Bomb Blast ~ WGD ‘Spooky 2017’ Jam

For the first two game jams of the year, Warwick Game Design Society usually opts for simple themes to help ease newcomers into the society and get existing members warmed up. The past few years, those themes have been ‘Retro’ and ‘Spooky’, for Halloween, and this year was no different. However, this year not a single game shown off for ‘Spooky’ had a skeleton in sight! Maybe that’s the spookiest thing about it.

Again: ignore the fact I made this game in Term 1. Just ignore it. I post on this blog promptly and suggesting anything contradictory to that is slander.

I didn’t have a lot of time free to make something, but I gave it my best shot and built a competitive 4-player game in about 6 hours on barely any sleep. Ignoring the infinite-jump bug (the game does not check if you are grounded before letting you jump), it worked surprisingly well! To make it a bit more interesting, I hooked up the Joy-cons and Pro Controller from my Nintendo Switch to act as players 1-3, while player 4 is a keyboard/mouse user.

What I found most interesting is that each individual Joy-con is classed as an entirely separate controller, even when both ‘halves’ are connected at the same time. The axis and button numbers somewhat follow those of a conventional Xbox controller, but with the obvious additions of the SL and SR buttons. Unfortunately, Unity has no built-in way to retrieve gyroscope or NFC data and can’t activate HD rumble, and I had no time to perform any hackery to get all that working, else I would’ve at least added some cool rumble effects.


You’re a kid now, you’re a squid n– oh, wait, wrong game…

The game itself is somewhat based on the Crash Bash minigame Space Bash, with four players on a destructible grid trying to blow each other up. However, I only had time to implement players dropping bombs onto their own position and pushing them at others. Bombs will destroy any floor around them and decimate any players in their blast radius. I also twisted things a little so the aim of the game is to paint as much of the floor in your own colour by walking over it, earning a couple of comparisons with Splatoon 2.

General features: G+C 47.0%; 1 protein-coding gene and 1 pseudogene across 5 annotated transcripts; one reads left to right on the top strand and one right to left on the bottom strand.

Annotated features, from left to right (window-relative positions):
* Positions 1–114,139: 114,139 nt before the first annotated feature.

The game could do with a bit of a graphical overhaul, as I only had time for Placeholder characters and the most basic 16×16 sprites imaginable. As it stands, the bright green character especially is hard on the eyes. The stage might also be more interesting if it were larger, with a dynamic camera that zooms in and out, with perhaps more verticality, but it also needs to be easier to judge depth when jumping to the higher level.

In all, I think the experiments with using the Joy-cons as controllers were successful, although the game clearly needs more work in the fun department. Some powerups, some sound and a better control scheme would all be welcomed. But most importantly, I did manage to sneak in my guilty pleasure: screenshake.

Verdict: Bombed.

You can find the source code for this game on my Github.

My Actual Plan. More Spontaneous Changes!

As you may have read almost a month ago now (sorry, I have been extremely busy catching up with AS Further Maths and a bit of Chemistry and Physics A2), I’ve been changing my plans a bit. Now to clarify exactly what I’ve decided!